Presentation on theme: "APA. Formatting 1” margins Times New Roman font Double-spaced Running head in all caps at top left of every page Page number at top right of every page."— Presentation transcript:
Formatting 1” margins Times New Roman font Double-spaced Running head in all caps at top left of every page Page number at top right of every page
Writing Style Scientific writing does not have to lack style or be dull Present findings directly, but in a way that conveys involvement in the problem Address differing positions of researchers in a professional, non-combative way Use specific and concise language Avoid poetic or figurative language Vary sentence length and complexity to add interest
Writing Style, cont’d Maintain continuity and smoothness of expression with punctuation, transitions, consistent verb tense Use third person, unless otherwise specified Use active voice as much as possible Be precise and clear Don’t add words for the sake of length Don’t repeat yourself for emphasis Avoid colloquialisms, which weaken meaning Avoid overusing jargon
Guidelines for Reducing Bias Describe at the appropriate level of specificity When in doubt, be more specific rather than less Avoid terms that are loaded with innuendo, such as “at risk,” unless you are defining your use of the term. Be specific and sensitive when describing or discussing age, racial groups, sexual orientation, marital status, disabilities, etc.
Guidelines for Reducing Bias, cont’d Be sensitive to labels Respect preferences – call people what they prefer to be called Remember that preferences can change over time and that individuals within groups may disagree Avoid labeling whenever possible Labels can cause participants in a study to lose their individuality and/or personhood
Guidelines for Reducing Bias, cont’d Acknowledge participation Write about people in a way that acknowledges their participation and is consistent with the traditions of the field Accepted terms include “participants” and “subjects” Avoid the term “failed,” because it can imply a personal shortcoming rather than a research result
Essential Parts Title Page Abstract Main Body References
Title Page Running head Running head: TITLE OR SHORTENED TITLE The words “Running head:” only appear on the title page. Subsequent pages will only include the title Page number Centered on top half of the page: Title of Paper Name Institution Name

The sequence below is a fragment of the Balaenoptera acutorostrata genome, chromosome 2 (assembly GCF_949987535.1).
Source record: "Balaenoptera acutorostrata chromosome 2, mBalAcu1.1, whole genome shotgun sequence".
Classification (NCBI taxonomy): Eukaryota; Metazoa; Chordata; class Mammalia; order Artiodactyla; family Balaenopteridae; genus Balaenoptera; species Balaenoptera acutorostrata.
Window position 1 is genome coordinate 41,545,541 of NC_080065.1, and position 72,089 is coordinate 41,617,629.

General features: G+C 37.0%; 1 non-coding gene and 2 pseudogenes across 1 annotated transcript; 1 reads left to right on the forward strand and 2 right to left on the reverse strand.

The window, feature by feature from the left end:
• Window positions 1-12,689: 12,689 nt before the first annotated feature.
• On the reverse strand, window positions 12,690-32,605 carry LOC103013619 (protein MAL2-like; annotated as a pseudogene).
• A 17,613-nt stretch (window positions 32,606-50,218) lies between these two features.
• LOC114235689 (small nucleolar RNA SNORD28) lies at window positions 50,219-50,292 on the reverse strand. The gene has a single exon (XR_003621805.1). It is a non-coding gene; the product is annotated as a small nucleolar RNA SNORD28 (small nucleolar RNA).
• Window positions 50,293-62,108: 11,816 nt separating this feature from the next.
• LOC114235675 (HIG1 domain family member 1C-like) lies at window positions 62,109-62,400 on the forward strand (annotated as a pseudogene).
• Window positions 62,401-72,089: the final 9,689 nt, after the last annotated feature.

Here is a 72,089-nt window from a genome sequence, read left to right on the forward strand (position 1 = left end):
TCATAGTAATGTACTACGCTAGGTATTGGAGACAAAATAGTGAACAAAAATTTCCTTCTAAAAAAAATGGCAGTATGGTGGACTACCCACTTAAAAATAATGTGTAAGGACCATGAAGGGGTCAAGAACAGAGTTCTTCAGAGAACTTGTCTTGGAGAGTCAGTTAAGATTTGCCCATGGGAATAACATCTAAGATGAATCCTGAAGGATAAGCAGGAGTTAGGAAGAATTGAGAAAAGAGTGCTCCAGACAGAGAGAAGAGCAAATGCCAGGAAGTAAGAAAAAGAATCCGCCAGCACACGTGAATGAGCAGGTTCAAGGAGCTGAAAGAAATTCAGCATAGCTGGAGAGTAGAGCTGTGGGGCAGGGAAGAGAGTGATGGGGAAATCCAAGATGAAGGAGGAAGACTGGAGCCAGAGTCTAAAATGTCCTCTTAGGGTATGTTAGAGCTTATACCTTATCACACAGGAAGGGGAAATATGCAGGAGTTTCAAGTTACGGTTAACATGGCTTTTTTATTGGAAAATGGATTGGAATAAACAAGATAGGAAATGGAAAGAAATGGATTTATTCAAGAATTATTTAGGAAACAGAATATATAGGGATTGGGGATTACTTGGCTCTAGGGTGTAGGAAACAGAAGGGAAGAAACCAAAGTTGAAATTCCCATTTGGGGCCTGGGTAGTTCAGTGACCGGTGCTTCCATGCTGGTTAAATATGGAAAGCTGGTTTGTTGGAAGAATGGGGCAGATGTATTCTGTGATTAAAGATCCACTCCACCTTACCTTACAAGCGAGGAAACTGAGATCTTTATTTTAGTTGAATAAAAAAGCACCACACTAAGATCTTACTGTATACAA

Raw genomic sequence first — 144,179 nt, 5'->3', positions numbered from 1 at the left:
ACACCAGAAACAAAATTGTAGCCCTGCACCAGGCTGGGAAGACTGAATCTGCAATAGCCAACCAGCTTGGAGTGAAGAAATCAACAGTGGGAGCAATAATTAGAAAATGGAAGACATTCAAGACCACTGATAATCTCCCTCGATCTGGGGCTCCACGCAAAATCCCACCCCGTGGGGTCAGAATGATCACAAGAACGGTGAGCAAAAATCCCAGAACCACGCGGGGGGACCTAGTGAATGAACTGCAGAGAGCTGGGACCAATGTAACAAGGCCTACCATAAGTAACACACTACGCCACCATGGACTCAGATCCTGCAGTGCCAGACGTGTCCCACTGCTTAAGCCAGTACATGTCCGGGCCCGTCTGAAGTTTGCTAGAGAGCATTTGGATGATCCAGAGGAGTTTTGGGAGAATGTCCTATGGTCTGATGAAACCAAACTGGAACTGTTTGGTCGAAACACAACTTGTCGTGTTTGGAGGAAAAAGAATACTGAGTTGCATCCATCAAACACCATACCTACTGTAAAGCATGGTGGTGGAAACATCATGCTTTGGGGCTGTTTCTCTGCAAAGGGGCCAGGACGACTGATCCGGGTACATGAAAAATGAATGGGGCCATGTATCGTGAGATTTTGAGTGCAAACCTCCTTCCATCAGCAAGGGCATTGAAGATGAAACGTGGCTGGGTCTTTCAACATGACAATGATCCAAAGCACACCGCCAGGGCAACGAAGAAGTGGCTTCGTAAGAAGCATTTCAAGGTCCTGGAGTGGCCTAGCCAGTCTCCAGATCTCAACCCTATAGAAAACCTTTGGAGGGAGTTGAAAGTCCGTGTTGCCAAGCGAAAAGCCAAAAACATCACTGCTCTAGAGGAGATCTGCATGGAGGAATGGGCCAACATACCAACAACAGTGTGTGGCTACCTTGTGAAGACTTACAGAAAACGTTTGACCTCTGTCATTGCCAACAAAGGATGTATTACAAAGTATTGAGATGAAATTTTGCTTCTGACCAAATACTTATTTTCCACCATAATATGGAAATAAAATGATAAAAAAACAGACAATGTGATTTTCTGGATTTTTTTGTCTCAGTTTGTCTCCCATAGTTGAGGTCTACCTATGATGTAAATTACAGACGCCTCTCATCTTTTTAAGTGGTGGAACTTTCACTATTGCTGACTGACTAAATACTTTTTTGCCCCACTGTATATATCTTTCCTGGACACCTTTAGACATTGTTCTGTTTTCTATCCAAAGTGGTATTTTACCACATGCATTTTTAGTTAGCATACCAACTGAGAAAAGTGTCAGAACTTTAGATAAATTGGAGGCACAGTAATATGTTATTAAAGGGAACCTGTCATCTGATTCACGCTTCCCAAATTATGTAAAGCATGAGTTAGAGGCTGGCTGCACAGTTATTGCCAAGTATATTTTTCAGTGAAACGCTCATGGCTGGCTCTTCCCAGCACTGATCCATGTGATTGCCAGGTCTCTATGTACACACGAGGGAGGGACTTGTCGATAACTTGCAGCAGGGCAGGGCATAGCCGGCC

Abstract Running head and page number in header “Abstract” centered on first line, first line of paragraph will not be indented words, double-spaced Brief, comprehensive summary of paper Not an introduction to the paper Will not contain citations
Main Body Title centered on top of first page Headings Citations
Headings Used to separate sections of the paper and establish information hierarchy Use in order, beginning with Level 1 Level 1 Centered, Boldface, Uppercase and Lowercase Heading Level 2 Left-aligned, Boldface, Uppercase and Lowercase Heading
Headings Level 3 Indented, boldface, lowercase heading with a period. Level 4 Indented, boldface, italicized, lowercase heading with a period. Level 5 Indented, italicized, lowercase heading with a period.
In-Text Citations Used whenever directly quoting or paraphrasing from another author’s work When paraphrasing, use author, date format: (Author last name, year) A citation for a direct quote should also include a page number: (Author, year, p. #) Quotations 40 words or longer should be placed in a freestanding block If no author is given, used a shortened version of the title in the citation
In-Text Citations If the publication date is unknown, use “n.d.” in its place For works with two authors, list both and use an ampersand: (Smith & Jones, 2010) For works with 3 or more authors, list all in the first citation: (Smith, Jones, & Brown, 2010), in subsequent citations, list the first author and “et al.”: (Smith et al., 2010) Classical works such as the Bible are only cited in- text. Include the reference and version used: (1 Cor. 13:1, Revised Standard Version)
References Include running head and page number Center “References” at the top of the page Every line after the first line of a reference entry should be indented one-half inch from the margin References are listed in alphabetical order by author name Authors are listed last name first, followed by first and middle initials
References All titles except journal titles have only the first word capitalized Always capitalize proper nouns Capitalize the first word after a colon Article titles do not use quotation marks, underlines, or italics Book titles should be italicized
Reference List Book Author, A. A. (Publication Year). Title of work: Subtitle. Location: Publisher. Separate multiple authors with commas Up to 7 authors For more than 7, follow with ellipsis (…), skip to last author, list final author Use an ampersand (&) instead of the word “and” Article in a periodical Author, A. A. (Year). Title of article. Title of Periodical, volume # (issue #), page #s.
Reference List, cont’d Article from an online periodical (with DOI) The digital object identifier (DOI) is a reference number assigned to online periodical content Searchable in online databases (like an ISBN) Author, A. A. (Date). Title of article. Title of Online Periodical, volume # (issue #), pp-pp. doi:xx.xxxx
Reference List, cont’d Article from an online periodical (without DOI) Author, A. A. (Date). Title of article. Title of Online Periodical, volume # (issue #), pp-pp. Retrieved from A web site Author, A. A. (Date). Title of document. Retrieved from
APA Resources PowerPoint presentation APA Manual Purdue’s Online Writing Lab
The Writing Centers Undergraduate Writing Center Office hours: M-F, 8 am – 5 pm (434) Graduate Writing Center Office hours: M-F, 9 am – 5 pm (434)